Gather round, stargazers – the Eta Aquarids meteor shower will reach its peak this week.
Taking place every year between April 19 and May 28, these fast-moving meteors barrel into Earth’s atmosphere at around 148,000mph. While this particular shower is known for its speed, quick meteors are known for leaving ‘trains’, explained by NASA as ‘incandescent bits of debris in the wake of the meteor which last for several seconds to minutes’.
While it’s best-viewed in the southern hemisphere, anyone in the northern hemisphere can look up to the sky and see a passing meteor. It’ll peak later this week, but you’ll able to see them tonight too.
The meteor shower originates from the 1P/Halley comet, with grains of ice and rock from its last visit to the inner atmosphere turning into Eta Aquarids in May and Orionids in October if they collide with Earth’s atmosphere.
The comet itself won’t be seen by casual observers again until at least 2061, having last been spotted in 1986. It’s said to take 76 years to orbit the sun once.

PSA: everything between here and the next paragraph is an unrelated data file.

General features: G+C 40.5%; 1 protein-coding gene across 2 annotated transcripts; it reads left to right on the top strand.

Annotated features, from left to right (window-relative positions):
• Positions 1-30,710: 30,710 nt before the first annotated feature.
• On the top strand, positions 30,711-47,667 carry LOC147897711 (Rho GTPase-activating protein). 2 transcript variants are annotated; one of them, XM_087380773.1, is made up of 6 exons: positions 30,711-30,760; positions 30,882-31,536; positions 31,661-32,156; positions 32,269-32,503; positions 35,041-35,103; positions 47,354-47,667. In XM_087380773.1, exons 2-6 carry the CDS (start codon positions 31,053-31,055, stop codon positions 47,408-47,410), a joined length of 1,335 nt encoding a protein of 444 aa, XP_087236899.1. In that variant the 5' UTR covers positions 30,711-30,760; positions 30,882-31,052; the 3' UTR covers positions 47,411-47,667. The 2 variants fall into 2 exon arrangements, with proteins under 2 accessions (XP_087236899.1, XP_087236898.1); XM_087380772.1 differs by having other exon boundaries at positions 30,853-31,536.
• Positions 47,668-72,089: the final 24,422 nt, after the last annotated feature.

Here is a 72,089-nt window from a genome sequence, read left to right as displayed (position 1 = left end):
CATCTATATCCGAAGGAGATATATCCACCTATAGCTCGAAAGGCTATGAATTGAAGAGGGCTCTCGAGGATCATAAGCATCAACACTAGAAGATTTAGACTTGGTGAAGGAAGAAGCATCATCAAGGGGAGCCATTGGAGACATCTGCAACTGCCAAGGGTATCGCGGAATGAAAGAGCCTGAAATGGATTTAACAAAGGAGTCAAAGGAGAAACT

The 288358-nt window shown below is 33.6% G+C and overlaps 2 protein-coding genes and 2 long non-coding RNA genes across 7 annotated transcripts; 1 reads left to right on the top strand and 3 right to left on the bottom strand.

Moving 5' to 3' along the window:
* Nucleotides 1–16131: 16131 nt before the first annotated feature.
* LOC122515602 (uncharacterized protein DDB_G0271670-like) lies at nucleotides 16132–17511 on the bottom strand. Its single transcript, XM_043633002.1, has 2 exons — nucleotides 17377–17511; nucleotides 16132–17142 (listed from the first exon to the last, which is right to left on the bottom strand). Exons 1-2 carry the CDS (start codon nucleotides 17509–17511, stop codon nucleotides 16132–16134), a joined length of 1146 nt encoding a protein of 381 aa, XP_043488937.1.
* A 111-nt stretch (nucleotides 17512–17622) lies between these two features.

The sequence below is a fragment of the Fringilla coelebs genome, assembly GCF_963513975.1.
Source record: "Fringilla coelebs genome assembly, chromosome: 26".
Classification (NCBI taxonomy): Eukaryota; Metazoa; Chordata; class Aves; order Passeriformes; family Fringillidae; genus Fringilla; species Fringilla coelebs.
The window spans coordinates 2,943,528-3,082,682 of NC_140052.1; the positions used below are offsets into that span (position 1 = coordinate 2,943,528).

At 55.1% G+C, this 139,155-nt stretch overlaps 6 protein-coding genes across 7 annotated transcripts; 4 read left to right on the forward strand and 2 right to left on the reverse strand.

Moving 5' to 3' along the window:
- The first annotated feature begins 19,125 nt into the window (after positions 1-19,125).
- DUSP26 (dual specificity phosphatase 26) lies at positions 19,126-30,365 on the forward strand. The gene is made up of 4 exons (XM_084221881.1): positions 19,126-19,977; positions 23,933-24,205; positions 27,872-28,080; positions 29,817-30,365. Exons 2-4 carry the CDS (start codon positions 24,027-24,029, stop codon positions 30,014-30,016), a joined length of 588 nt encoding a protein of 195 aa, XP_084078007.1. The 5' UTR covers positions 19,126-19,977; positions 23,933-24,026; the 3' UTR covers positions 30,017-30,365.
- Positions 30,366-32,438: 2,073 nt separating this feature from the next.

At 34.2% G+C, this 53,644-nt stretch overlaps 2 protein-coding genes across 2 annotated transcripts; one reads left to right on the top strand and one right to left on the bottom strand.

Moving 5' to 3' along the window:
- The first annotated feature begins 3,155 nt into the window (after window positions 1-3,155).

It was first discovered by Edmund Halley in 1975 after predicting the orbit using past observations – however, once they were gathered together, it’s believed sightings as far back as 1066 may have been recording the same comet.
The shower is set to reach its peak on Thursday, May 6. If you’re in the northern hemisphere, it’s expected you’ll be able to see around 10 meteors every hour. Those in the southern hemisphere will be able to see up to 30 an hour, due to the difference in latitudes.
On NASA’s website, it explains, ‘The constellation of Aquarius – home to the radiant of the Eta Aquarids – is higher up in the sky in the southern hemisphere than it is in the northern hemisphere.’
It adds, ‘In the northern hemisphere, Eta Aquarid meteors can more often be seen as earthgrazers… long meteors that appear to skim the surface of the Earth at the horizon.’
If you’re keen to check out the meteor shower, it’s rather simple. You don’t need any special equipment, NASA says, just ‘find an area well away from city or street lights. Come prepared with a sleeping bag, blanket or lawn chair. Lie flat on your back with your feet facing east and look up, taking in as much of the sky as possible’.
You need to allow yourself around 30 minutes in the dark for your eyes to adapt to the night sky. Try and be patient, because you’ll eventually see the meteors right through to the early hours of the next morning.
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